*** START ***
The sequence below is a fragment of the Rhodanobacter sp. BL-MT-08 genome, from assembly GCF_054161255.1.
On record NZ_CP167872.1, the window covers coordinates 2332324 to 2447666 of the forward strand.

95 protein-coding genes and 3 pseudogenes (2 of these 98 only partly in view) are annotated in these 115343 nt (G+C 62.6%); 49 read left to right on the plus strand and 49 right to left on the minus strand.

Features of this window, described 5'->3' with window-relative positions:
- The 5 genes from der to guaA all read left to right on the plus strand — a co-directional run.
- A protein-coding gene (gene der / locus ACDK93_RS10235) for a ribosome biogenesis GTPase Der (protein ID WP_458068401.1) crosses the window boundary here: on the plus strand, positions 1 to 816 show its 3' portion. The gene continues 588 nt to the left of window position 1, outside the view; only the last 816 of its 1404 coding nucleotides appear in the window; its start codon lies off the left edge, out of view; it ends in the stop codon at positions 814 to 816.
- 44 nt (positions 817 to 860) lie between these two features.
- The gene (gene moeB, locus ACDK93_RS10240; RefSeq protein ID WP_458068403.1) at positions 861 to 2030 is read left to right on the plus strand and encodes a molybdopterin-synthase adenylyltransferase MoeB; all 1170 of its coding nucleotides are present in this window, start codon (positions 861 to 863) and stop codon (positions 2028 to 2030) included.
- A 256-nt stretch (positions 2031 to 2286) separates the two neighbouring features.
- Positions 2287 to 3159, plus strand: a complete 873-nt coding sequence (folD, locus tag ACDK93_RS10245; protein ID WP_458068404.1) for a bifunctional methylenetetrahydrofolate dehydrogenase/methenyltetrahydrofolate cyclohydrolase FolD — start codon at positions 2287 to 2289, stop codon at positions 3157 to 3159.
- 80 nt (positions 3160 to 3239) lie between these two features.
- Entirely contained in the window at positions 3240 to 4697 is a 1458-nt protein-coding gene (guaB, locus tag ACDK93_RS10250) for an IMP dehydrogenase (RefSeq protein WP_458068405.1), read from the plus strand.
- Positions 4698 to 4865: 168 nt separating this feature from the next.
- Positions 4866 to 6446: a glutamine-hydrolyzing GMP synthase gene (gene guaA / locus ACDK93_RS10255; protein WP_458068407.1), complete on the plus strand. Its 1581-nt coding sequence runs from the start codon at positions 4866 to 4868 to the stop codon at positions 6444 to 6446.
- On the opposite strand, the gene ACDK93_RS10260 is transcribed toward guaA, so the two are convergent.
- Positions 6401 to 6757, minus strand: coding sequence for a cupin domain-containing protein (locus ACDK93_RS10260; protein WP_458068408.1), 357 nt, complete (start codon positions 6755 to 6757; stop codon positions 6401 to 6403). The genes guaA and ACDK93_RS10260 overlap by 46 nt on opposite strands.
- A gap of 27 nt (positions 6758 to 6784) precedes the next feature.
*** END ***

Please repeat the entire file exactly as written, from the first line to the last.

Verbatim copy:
The sequence below is a fragment of the Rhodanobacter sp. BL-MT-08 genome, from assembly GCF_054161255.1.
On record NZ_CP167872.1, the window covers coordinates 2332324 to 2447666 of the forward strand.

95 protein-coding genes and 3 pseudogenes (2 of these 98 only partly in view) are annotated in these 115343 nt (G+C 62.6%); 49 read left to right on the plus strand and 49 right to left on the minus strand.

Features of this window, described 5'->3' with window-relative positions:
- The 5 genes from der to guaA all read left to right on the plus strand — a co-directional run.
- A protein-coding gene (gene der / locus ACDK93_RS10235) for a ribosome biogenesis GTPase Der (protein ID WP_458068401.1) crosses the window boundary here: on the plus strand, positions 1 to 816 show its 3' portion. The gene continues 588 nt to the left of window position 1, outside the view; only the last 816 of its 1404 coding nucleotides appear in the window; its start codon lies off the left edge, out of view; it ends in the stop codon at positions 814 to 816.
- 44 nt (positions 817 to 860) lie between these two features.
- The gene (gene moeB, locus ACDK93_RS10240; RefSeq protein ID WP_458068403.1) at positions 861 to 2030 is read left to right on the plus strand and encodes a molybdopterin-synthase adenylyltransferase MoeB; all 1170 of its coding nucleotides are present in this window, start codon (positions 861 to 863) and stop codon (positions 2028 to 2030) included.
- A 256-nt stretch (positions 2031 to 2286) separates the two neighbouring features.
- Positions 2287 to 3159, plus strand: a complete 873-nt coding sequence (folD, locus tag ACDK93_RS10245; protein ID WP_458068404.1) for a bifunctional methylenetetrahydrofolate dehydrogenase/methenyltetrahydrofolate cyclohydrolase FolD — start codon at positions 2287 to 2289, stop codon at positions 3157 to 3159.
- 80 nt (positions 3160 to 3239) lie between these two features.
- Entirely contained in the window at positions 3240 to 4697 is a 1458-nt protein-coding gene (guaB, locus tag ACDK93_RS10250) for an IMP dehydrogenase (RefSeq protein WP_458068405.1), read from the plus strand.
- Positions 4698 to 4865: 168 nt separating this feature from the next.
- Positions 4866 to 6446: a glutamine-hydrolyzing GMP synthase gene (gene guaA / locus ACDK93_RS10255; protein WP_458068407.1), complete on the plus strand. Its 1581-nt coding sequence runs from the start codon at positions 4866 to 4868 to the stop codon at positions 6444 to 6446.
- On the opposite strand, the gene ACDK93_RS10260 is transcribed toward guaA, so the two are convergent.
- Positions 6401 to 6757, minus strand: coding sequence for a cupin domain-containing protein (locus ACDK93_RS10260; protein WP_458068408.1), 357 nt, complete (start codon positions 6755 to 6757; stop codon positions 6401 to 6403). The genes guaA and ACDK93_RS10260 overlap by 46 nt on opposite strands.
- A gap of 27 nt (positions 6758 to 6784) precedes the next feature.